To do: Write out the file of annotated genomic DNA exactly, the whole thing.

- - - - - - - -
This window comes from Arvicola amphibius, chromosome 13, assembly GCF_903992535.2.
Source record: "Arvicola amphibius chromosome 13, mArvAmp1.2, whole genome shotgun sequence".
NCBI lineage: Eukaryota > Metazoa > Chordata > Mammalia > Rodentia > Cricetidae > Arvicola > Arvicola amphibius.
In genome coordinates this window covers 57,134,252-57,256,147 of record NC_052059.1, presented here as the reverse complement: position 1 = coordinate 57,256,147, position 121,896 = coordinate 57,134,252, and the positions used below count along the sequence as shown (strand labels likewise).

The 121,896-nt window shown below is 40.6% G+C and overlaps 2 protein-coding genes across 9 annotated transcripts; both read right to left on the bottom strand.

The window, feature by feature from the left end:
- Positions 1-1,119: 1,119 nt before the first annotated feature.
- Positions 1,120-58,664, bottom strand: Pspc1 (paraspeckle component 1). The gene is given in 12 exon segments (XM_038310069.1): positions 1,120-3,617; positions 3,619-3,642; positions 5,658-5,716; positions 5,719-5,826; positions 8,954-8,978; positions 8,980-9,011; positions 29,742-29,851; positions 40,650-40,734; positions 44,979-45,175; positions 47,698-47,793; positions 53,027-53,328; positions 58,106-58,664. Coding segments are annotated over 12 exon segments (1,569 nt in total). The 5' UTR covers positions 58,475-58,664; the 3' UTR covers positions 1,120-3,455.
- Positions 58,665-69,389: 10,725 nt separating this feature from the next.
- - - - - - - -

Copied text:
This window comes from Arvicola amphibius, chromosome 13, assembly GCF_903992535.2.
Source record: "Arvicola amphibius chromosome 13, mArvAmp1.2, whole genome shotgun sequence".
NCBI lineage: Eukaryota > Metazoa > Chordata > Mammalia > Rodentia > Cricetidae > Arvicola > Arvicola amphibius.
In genome coordinates this window covers 57,134,252-57,256,147 of record NC_052059.1, presented here as the reverse complement: position 1 = coordinate 57,256,147, position 121,896 = coordinate 57,134,252, and the positions used below count along the sequence as shown (strand labels likewise).

The 121,896-nt window shown below is 40.6% G+C and overlaps 2 protein-coding genes across 9 annotated transcripts; both read right to left on the bottom strand.

The window, feature by feature from the left end:
- Positions 1-1,119: 1,119 nt before the first annotated feature.
- Positions 1,120-58,664, bottom strand: Pspc1 (paraspeckle component 1). The gene is given in 12 exon segments (XM_038310069.1): positions 1,120-3,617; positions 3,619-3,642; positions 5,658-5,716; positions 5,719-5,826; positions 8,954-8,978; positions 8,980-9,011; positions 29,742-29,851; positions 40,650-40,734; positions 44,979-45,175; positions 47,698-47,793; positions 53,027-53,328; positions 58,106-58,664. Coding segments are annotated over 12 exon segments (1,569 nt in total). The 5' UTR covers positions 58,475-58,664; the 3' UTR covers positions 1,120-3,455.
- Positions 58,665-69,389: 10,725 nt separating this feature from the next.